CYS 263. Introduction to Cybersecurity Risk and Protection Strategies. 3 Credit Hours.
This course focuses on cyber risks faced by individuals and organizations, and protection mechanisms to mitigate these risks. Examples are used to demonstrate risks posed by data at rest, data in use, and data in transit. This course will cover statistical models of risk, different risk assessment strategies (including the NIST 800 series) and methods of protecting information systems and data from unauthorized access and use. The strengths and limitation of protection mechanisms will be discussed, and will include access control, encryption, credentialing, operational policies and procedures, and risk mitigation policies (e.g., password update policy, least privilege). Students will get hands on experience on risk assessment and protection mechanisms.
Prerequisite: CYS 167 Introduction to Cybersecurity.
CYS 269. Introduction to Detectin, Response, & Recovery Strategies. 3 Credit Hours.
This course covers detection mechanisms that focus on identifying abnormal versus normal behaviors, and response and recovery actions based on a detected cybersecurity incident. The strengths and limitations of detection mechanisms will be discussed, and will include detecting abnormal behavior, performing continuous monitoring, and analyzing data from multiple sources. response and recovery planning and implementation of these plans will be discussed. Students will get hands on experience on protection mechanisms, and response and recovery planning.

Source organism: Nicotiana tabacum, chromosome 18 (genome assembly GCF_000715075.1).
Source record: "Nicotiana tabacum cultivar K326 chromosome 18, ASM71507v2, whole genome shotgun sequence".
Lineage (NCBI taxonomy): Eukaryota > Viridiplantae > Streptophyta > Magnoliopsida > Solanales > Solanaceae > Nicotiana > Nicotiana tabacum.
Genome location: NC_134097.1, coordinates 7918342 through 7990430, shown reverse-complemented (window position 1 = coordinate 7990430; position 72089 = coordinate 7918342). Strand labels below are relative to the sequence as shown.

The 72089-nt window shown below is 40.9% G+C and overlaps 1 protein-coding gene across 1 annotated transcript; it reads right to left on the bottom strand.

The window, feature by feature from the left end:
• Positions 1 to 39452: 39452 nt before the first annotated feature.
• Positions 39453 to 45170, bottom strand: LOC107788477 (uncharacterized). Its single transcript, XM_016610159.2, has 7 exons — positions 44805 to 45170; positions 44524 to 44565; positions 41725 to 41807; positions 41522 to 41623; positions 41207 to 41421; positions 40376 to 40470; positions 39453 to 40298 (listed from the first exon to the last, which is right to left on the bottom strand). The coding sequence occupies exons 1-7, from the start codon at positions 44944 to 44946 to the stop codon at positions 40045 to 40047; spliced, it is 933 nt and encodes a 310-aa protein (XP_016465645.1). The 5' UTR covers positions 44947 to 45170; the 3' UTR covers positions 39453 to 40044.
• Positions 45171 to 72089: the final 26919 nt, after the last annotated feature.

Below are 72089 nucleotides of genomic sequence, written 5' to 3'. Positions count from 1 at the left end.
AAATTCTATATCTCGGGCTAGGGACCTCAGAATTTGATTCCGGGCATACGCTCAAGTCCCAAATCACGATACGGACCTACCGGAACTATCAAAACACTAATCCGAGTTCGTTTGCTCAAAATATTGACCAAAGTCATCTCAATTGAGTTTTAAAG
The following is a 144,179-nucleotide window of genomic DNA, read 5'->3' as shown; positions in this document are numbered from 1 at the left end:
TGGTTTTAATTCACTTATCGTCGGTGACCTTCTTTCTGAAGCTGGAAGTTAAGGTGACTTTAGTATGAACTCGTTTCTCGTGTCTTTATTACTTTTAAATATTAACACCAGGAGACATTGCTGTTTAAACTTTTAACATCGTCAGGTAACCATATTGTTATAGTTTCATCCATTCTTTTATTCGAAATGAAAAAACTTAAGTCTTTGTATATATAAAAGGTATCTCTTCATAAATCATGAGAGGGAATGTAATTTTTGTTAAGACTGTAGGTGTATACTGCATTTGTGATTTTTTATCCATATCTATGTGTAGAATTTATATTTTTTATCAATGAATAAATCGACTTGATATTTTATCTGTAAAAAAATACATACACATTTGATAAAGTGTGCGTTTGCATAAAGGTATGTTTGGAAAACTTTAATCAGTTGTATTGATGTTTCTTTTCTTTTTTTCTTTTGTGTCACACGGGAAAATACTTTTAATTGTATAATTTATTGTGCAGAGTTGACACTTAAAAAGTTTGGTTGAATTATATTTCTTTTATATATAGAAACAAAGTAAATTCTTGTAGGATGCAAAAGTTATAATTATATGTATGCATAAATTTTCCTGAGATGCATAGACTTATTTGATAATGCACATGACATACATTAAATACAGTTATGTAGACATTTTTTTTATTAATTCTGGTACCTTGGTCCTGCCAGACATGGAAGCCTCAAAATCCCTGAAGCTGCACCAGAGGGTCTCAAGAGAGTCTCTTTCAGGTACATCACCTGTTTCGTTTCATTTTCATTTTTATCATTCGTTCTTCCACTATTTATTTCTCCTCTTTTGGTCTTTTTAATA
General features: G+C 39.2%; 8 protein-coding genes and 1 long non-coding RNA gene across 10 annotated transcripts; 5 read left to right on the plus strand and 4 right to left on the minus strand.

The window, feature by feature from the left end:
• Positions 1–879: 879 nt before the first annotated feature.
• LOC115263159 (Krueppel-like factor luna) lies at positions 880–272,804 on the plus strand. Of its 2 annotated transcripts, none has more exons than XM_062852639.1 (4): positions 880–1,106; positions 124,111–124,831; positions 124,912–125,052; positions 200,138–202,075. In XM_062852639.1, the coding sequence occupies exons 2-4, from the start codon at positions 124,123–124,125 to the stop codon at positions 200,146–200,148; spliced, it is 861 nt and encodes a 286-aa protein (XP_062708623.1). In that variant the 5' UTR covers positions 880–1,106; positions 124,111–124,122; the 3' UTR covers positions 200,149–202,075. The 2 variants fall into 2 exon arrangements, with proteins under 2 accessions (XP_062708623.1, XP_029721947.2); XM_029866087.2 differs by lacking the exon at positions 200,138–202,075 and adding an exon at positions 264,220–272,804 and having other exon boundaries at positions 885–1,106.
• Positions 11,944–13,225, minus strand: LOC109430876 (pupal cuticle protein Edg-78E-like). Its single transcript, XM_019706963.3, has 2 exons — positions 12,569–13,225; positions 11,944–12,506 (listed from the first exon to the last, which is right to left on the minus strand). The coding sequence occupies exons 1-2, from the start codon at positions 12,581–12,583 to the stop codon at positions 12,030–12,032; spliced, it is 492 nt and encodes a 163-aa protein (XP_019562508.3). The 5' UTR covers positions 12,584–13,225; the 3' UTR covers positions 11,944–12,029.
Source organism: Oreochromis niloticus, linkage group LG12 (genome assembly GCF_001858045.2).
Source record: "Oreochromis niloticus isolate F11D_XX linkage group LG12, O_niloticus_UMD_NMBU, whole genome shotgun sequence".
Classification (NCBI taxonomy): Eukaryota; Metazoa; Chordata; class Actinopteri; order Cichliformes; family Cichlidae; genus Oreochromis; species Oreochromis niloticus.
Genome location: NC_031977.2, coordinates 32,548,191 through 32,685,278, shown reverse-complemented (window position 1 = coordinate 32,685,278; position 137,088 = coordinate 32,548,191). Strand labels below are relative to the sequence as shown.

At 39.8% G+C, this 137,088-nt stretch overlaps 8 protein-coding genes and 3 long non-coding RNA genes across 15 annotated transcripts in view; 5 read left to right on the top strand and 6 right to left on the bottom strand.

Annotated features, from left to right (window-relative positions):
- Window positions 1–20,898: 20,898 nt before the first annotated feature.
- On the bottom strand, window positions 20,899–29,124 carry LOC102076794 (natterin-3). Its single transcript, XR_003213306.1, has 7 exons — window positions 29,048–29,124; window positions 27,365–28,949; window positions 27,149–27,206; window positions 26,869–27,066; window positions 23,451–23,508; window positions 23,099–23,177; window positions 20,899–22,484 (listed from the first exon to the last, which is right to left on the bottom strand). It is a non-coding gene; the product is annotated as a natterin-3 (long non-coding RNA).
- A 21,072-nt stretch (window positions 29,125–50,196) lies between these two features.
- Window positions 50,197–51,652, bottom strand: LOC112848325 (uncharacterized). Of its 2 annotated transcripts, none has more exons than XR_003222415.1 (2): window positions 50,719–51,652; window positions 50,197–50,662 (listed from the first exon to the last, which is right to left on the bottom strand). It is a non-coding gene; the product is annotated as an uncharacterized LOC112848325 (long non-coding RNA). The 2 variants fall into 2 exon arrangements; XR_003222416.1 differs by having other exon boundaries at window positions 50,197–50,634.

Prerequisite: CYS 167 Introduction to Cybersecurity.
CYS 331. Network Fundamentals. 3 Credit Hours.
This course provides an introduction to modern communication networks and to tools for monitoring and securing them. Students learn about network infrastructure (WAN, LAN, Wireless, Firewalls), communication services and protocols (DNS, TCP/IP,HTTP) and how information flow through networks. Students will install and configure components such as routers, hubs, and switches and use tools for monitoring packets and securing networks (including Wireshark and Scapy).
CYS 337. Scripting for Cybersecurity. 3 Credit Hours.
Students will learn to implement scripts to automate cybersecurity functions of protection and detection using python and linux shell. Detection related applications include system administration tasks, firewall maintenance, scanning log files, malware development and detection. Protection related applications include encryption, signatures, hash functions, access control mechanisms, authentication, and database account management statements (e.g., grant, revoke).